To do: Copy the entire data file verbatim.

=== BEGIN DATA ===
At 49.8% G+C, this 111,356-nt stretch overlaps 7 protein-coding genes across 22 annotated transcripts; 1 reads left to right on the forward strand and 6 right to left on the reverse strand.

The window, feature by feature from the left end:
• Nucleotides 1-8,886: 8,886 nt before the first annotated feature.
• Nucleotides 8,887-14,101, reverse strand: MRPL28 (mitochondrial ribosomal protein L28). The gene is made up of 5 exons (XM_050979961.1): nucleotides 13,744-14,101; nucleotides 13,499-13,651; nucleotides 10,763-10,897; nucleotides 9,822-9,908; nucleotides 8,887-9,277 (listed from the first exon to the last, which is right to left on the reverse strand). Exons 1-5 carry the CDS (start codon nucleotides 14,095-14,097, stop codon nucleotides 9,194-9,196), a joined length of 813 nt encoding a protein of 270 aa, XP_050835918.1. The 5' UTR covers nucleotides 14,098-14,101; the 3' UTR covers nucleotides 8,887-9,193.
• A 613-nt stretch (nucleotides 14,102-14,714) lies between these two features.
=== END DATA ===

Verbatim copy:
At 49.8% G+C, this 111,356-nt stretch overlaps 7 protein-coding genes across 22 annotated transcripts; 1 reads left to right on the forward strand and 6 right to left on the reverse strand.

The window, feature by feature from the left end:
• Nucleotides 1-8,886: 8,886 nt before the first annotated feature.
• Nucleotides 8,887-14,101, reverse strand: MRPL28 (mitochondrial ribosomal protein L28). The gene is made up of 5 exons (XM_050979961.1): nucleotides 13,744-14,101; nucleotides 13,499-13,651; nucleotides 10,763-10,897; nucleotides 9,822-9,908; nucleotides 8,887-9,277 (listed from the first exon to the last, which is right to left on the reverse strand). Exons 1-5 carry the CDS (start codon nucleotides 14,095-14,097, stop codon nucleotides 9,194-9,196), a joined length of 813 nt encoding a protein of 270 aa, XP_050835918.1. The 5' UTR covers nucleotides 14,098-14,101; the 3' UTR covers nucleotides 8,887-9,193.
• A 613-nt stretch (nucleotides 14,102-14,714) lies between these two features.